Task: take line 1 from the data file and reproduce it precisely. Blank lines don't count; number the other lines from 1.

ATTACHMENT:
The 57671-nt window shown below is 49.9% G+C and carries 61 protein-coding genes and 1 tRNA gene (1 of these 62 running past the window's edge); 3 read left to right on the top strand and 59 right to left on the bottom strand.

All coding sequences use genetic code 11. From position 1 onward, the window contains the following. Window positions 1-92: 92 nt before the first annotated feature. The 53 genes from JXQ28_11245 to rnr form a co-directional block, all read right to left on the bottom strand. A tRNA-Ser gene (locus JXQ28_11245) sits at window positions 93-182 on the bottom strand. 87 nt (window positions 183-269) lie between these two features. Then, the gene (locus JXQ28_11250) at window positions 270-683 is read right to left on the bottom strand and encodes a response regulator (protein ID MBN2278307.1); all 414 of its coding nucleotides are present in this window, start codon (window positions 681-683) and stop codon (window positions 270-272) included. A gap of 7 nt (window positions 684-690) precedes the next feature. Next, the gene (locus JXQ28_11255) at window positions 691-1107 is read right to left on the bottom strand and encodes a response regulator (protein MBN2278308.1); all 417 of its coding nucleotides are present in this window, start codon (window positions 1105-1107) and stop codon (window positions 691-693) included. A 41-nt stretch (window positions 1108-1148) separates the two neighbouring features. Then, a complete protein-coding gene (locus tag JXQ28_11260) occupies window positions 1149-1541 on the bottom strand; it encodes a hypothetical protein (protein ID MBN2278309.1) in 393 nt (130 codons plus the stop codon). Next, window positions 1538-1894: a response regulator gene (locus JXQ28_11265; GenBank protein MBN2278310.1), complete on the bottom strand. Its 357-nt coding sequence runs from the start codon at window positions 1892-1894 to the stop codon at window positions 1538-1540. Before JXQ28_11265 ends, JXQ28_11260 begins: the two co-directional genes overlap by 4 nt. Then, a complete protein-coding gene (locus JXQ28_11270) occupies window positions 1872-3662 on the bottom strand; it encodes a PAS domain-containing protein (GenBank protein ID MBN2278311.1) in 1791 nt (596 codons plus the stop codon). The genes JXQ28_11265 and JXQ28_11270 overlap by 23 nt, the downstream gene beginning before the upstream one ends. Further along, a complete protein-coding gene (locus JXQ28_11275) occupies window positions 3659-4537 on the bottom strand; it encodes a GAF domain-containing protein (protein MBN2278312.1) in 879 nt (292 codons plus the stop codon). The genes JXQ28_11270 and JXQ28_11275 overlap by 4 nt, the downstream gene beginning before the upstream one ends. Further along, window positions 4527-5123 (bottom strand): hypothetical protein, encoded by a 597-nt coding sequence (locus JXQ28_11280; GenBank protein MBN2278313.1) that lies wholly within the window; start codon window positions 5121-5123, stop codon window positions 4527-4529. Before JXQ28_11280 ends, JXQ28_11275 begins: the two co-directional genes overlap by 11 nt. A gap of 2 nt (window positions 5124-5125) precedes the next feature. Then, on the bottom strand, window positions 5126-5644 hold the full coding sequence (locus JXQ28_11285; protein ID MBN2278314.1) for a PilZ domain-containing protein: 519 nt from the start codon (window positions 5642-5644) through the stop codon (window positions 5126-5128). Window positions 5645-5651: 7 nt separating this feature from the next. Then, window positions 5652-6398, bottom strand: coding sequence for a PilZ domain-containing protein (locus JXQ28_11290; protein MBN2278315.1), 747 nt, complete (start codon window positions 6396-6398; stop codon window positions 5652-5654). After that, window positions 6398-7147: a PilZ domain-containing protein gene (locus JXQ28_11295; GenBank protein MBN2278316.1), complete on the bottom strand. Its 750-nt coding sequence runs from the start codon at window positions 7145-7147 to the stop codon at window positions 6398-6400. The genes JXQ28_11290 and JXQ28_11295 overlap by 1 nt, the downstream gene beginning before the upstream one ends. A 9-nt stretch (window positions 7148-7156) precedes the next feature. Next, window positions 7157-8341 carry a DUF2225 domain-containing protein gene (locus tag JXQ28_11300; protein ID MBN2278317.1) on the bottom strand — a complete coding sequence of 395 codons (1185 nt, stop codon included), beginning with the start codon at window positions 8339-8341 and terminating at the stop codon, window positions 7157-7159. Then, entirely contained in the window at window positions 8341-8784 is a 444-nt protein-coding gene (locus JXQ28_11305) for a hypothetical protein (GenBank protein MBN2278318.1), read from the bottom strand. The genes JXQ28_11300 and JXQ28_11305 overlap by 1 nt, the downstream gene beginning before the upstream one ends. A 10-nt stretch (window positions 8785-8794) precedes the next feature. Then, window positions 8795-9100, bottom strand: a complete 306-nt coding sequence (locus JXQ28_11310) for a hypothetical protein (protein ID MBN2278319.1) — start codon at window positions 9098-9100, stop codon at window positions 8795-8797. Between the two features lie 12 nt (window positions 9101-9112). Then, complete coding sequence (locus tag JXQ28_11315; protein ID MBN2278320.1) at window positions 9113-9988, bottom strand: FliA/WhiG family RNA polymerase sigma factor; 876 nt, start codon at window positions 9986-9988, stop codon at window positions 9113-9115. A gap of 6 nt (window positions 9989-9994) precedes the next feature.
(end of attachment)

The 57671-nt window shown below is 49.9% G+C and carries 61 protein-coding genes and 1 tRNA gene (1 of these 62 running past the window's edge); 3 read left to right on the top strand and 59 right to left on the bottom strand.